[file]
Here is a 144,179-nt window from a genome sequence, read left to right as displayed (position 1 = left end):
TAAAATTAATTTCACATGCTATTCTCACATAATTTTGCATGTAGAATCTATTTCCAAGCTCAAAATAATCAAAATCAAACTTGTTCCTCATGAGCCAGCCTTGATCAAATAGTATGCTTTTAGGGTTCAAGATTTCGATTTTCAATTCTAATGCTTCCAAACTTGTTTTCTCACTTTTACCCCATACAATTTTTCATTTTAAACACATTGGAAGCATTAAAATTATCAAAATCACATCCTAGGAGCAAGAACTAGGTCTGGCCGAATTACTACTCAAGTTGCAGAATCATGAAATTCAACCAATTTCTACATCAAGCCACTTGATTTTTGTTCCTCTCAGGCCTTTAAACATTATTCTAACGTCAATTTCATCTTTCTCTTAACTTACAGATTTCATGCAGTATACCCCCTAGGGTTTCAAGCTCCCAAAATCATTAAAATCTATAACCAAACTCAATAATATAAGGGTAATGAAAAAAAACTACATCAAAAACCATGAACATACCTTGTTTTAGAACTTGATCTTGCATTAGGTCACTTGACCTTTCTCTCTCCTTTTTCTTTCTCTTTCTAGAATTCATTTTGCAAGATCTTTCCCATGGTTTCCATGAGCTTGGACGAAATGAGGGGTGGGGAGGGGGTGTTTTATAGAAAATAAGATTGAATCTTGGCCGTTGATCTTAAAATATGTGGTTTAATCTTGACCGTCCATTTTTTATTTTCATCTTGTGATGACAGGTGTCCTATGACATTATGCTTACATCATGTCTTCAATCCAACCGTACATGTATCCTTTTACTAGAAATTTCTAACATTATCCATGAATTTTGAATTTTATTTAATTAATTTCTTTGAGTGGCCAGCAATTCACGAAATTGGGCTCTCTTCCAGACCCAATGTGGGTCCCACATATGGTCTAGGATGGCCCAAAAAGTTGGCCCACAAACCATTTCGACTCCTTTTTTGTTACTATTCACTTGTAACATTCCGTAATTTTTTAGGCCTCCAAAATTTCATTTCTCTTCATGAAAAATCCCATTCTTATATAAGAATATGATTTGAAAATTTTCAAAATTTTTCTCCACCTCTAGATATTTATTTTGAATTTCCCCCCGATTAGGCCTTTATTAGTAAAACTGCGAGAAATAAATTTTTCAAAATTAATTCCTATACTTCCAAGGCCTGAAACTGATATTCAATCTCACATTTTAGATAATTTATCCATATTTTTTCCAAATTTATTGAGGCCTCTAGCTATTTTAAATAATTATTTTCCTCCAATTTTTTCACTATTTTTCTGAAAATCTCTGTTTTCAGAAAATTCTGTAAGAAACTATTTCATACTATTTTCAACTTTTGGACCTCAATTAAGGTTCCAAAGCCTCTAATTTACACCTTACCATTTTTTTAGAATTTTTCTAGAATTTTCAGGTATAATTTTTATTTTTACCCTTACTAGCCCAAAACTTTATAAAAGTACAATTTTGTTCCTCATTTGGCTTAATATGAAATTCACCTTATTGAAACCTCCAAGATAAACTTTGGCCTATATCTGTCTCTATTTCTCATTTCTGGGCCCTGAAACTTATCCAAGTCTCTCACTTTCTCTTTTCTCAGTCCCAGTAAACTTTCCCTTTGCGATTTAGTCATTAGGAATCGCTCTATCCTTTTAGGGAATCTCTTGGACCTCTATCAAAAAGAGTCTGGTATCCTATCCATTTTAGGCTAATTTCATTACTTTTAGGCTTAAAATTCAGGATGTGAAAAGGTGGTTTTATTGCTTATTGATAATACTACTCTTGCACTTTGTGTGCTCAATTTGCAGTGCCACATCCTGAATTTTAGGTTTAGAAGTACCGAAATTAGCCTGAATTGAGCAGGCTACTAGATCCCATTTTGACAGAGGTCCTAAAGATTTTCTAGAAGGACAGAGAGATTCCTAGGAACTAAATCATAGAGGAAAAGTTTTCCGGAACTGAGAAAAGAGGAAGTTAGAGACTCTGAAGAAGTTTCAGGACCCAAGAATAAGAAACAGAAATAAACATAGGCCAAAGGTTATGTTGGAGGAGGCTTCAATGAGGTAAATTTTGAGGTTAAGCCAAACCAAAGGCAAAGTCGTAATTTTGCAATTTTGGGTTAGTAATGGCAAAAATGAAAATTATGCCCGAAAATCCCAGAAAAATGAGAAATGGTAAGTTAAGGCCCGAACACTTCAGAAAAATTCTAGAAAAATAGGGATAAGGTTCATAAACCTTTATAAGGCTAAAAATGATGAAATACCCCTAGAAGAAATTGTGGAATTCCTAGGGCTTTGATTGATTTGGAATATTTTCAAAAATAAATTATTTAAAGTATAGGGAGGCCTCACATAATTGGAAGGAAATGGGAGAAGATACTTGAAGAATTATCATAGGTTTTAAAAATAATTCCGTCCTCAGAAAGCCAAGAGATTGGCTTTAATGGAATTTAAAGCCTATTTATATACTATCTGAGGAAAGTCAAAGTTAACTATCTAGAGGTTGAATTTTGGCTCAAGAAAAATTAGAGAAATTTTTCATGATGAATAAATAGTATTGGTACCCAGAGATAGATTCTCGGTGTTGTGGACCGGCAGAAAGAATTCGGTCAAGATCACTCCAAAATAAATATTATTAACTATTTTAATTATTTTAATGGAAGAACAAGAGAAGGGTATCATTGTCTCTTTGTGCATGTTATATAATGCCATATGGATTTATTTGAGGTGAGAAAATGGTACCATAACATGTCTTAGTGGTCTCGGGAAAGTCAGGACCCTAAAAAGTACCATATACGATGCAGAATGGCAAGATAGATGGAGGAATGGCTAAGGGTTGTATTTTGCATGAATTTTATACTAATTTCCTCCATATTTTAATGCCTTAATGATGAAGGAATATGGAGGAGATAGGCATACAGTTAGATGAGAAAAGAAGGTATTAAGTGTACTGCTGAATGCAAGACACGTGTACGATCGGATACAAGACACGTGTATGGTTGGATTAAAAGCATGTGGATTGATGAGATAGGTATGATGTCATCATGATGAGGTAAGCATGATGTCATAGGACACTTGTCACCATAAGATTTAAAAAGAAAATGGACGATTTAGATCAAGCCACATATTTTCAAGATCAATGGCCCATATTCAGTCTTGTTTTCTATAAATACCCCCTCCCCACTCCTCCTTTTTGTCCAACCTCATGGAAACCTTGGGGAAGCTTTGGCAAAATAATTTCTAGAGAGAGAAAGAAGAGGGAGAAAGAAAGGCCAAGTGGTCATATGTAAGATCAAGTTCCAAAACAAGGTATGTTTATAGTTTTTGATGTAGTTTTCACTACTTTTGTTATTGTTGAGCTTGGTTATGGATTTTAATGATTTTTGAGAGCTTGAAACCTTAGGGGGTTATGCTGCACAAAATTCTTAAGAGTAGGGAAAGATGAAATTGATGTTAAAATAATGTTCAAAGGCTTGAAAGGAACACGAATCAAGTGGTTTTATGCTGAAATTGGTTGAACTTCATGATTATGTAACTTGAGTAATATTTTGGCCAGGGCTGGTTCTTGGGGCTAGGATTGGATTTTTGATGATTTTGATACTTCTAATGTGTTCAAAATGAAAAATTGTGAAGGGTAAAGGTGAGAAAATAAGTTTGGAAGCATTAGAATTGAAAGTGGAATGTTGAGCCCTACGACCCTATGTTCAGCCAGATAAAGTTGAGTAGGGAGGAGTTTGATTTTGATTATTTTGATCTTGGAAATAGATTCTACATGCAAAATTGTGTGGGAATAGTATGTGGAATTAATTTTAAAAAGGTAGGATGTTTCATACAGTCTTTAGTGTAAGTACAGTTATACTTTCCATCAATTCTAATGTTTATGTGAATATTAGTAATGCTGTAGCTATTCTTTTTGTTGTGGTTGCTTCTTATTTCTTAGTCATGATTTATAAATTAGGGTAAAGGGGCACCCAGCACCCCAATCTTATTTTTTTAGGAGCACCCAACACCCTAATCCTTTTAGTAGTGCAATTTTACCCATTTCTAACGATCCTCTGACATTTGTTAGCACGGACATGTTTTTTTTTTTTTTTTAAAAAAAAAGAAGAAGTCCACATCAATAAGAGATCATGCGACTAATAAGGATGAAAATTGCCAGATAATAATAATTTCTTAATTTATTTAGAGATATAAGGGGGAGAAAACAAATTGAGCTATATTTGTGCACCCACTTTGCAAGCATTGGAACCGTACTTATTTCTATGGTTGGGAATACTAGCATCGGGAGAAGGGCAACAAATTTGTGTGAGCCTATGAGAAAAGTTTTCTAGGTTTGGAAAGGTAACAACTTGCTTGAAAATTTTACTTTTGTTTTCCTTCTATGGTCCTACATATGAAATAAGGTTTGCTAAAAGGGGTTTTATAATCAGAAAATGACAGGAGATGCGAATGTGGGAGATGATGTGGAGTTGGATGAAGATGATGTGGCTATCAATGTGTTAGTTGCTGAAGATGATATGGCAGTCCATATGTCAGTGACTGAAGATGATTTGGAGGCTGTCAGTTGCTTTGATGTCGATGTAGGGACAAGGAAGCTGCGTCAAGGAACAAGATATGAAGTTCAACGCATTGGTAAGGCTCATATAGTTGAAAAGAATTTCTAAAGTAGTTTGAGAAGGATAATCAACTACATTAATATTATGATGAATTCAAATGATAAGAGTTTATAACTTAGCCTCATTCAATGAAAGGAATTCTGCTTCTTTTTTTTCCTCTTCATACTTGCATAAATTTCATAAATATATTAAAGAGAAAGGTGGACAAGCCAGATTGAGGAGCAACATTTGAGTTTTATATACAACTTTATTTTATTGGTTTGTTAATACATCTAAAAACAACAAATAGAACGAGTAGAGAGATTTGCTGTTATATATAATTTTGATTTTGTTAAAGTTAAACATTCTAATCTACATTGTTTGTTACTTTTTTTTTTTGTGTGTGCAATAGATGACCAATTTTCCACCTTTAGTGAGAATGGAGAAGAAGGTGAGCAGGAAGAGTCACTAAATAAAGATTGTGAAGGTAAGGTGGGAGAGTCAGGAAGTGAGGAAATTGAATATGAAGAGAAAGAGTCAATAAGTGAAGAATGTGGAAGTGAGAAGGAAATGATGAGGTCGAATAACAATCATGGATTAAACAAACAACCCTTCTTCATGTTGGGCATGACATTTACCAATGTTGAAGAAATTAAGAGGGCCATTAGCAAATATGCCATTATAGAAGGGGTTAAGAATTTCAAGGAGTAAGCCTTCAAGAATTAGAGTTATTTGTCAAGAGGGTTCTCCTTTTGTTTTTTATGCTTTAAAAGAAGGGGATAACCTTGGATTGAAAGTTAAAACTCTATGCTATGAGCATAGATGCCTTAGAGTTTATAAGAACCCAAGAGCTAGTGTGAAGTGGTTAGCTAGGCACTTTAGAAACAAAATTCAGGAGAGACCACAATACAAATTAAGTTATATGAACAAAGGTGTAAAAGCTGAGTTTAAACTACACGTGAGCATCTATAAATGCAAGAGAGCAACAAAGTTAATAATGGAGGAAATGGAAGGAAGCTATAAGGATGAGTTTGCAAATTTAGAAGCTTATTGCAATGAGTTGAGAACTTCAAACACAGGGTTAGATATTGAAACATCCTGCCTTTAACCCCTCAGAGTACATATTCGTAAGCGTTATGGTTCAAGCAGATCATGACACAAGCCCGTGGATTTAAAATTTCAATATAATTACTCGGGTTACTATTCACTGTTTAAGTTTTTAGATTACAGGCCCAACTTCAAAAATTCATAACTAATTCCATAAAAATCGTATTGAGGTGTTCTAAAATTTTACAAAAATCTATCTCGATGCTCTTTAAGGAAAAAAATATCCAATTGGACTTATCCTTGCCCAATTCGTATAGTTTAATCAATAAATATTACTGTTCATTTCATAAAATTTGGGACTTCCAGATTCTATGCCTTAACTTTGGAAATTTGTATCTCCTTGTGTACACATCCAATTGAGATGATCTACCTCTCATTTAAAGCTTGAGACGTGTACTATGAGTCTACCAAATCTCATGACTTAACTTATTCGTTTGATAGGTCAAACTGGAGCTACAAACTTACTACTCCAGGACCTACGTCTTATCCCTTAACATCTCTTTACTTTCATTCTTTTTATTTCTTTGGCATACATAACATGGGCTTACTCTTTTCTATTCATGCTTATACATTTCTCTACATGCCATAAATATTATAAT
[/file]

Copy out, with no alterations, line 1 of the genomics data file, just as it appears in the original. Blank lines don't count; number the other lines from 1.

Here is a 144,179-nt window from a genome sequence, read left to right as displayed (position 1 = left end):